Use the market force, Luke


I nearly threw up over the Daily Telegraph on Monday, as I read Roger Bootle arguing that "banking is too important to be left to the bankers". I like Roger, he's very brainy and we've had him at our Power Lunches here from time to time. But unfortunately the truth is that banking is too important to be left to central bankers.

Make no mistake, they're the ones who got us into this mess. As cheap imports flooded in from China, prices should have been falling; but the Fed and the Bank of England were content to preside over (modestly) rising prices. There was, simply, too much money around for far too long. True, with events like 9/11 lots of people were calling for yet more money to be injected. But now we know that simply lowering interest rates and keeping them low is no long-term formula for economic success. We binged on credit, and now we're hung over.

John Stepek of Money Morning has a better idea.

"I’d say just ditch central banks and let the market set interest rates. Central banks, regardless of how ostensibly independent they are, are instruments of the government. The government wants happy voters, and free money makes people happy. So there’s always the temptation to keep the money flowing freely. "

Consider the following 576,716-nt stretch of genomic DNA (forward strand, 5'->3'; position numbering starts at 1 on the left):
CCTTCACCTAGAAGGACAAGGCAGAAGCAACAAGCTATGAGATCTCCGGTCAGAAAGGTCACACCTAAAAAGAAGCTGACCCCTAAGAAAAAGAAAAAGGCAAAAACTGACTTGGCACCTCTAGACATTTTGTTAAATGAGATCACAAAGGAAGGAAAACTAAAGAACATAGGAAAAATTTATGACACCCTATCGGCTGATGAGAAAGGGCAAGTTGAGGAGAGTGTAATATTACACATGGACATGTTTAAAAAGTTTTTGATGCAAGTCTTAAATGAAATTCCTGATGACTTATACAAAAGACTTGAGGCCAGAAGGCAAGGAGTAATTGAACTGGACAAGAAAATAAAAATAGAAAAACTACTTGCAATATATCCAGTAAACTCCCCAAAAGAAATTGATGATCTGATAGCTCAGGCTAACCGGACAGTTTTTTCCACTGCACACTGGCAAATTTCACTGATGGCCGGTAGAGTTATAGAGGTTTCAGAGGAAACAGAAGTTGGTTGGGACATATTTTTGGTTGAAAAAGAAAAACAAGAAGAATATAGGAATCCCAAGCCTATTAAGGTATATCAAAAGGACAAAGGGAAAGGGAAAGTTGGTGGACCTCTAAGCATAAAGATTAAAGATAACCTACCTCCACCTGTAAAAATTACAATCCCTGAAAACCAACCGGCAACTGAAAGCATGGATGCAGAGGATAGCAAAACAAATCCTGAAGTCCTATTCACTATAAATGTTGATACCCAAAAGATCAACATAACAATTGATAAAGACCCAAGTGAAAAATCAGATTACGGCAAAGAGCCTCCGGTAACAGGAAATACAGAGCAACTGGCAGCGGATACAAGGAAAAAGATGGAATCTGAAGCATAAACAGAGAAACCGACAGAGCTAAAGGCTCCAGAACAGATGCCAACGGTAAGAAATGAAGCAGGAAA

"The market on the other hand, couldn’t care less what voters think. One feature of the credit boom is that most people in the City and on Wall Street knew it couldn’t last forever, and they had a hunch it would blow up in a very unpleasant way. But they couldn’t stop playing along, because they had to compete with their peers. However, if markets set interest rates rather than governments, then arguably this mood of rising concern among the participants, would be reflected in the price of money long before things got out of hand. Anyone who had overplayed their hands would run into trouble long before they became “too big to fail".

That seems like a much better idea than spending hundreds of billions of dollars and tens of billions of pounds to create a welfare state for distress banker-folk. Use the market force, Luke!